We made brilliant innovations to our farming
of our old-vine Napa vineyards in 2009. We woke up and decided to
shoot thin and leaf them. Guman is usually so far from vigorous
that the point of thinning there is to remove weak shoots that are
only sapping the whole plant, and diminishing its ability to ripen
healthy fruit. But the tree-like old Sauvignon Blanc vines of Glos
push a proliferation of shoots that fight with each other for sun
and air. And worse, the interplanted Merlot shades the ripening
SB. All this congestion and obscurity encourages rot in the fruit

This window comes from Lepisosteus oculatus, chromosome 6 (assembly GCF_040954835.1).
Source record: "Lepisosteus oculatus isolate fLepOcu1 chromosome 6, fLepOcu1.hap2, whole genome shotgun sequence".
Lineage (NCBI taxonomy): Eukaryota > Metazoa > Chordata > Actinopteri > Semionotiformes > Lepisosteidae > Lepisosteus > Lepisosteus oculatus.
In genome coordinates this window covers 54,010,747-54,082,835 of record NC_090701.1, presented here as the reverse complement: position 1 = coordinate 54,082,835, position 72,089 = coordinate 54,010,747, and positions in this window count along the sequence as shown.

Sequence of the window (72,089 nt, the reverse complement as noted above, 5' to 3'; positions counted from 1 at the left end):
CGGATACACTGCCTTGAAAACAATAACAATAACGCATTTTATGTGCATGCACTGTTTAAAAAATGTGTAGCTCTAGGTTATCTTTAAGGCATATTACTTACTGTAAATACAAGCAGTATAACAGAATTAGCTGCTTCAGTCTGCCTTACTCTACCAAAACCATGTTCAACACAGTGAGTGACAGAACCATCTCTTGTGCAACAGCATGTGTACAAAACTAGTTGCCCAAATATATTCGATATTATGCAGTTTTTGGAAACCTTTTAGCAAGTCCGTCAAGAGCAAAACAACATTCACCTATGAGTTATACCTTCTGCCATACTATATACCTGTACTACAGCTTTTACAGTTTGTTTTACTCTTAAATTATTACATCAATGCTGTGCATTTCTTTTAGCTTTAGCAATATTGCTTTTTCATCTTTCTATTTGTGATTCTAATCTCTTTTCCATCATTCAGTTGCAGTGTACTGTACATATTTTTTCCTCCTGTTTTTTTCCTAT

and keeps some of it from ripening promptly. Our thinning in Glos
had wonderful results: we harvested a third again more fruit in
2009 than we had in any previous year.
And the resulting wine is superb. It is fresh and serious at once.
Glos is never much like California Sauvignon Blanc; nor iis it even
much like its cousin in the cellar, LSB.
It is luxurious in its power and intensity; not severe or challenging.
This vintage has the length, depth and complexity of 2004 and
2005, and the sunny freshness of 2008. It is beautiful now, and
And lest it seem that we are getting too excited about a little
bit of white wine, we mention this: the 2009 is the penultimate
wine from these vines, planted 50 years ago by Albert Mcdowell.
The whole vineyard will be replanted after harvest 2010. The wines
that we are making now will be its memorial.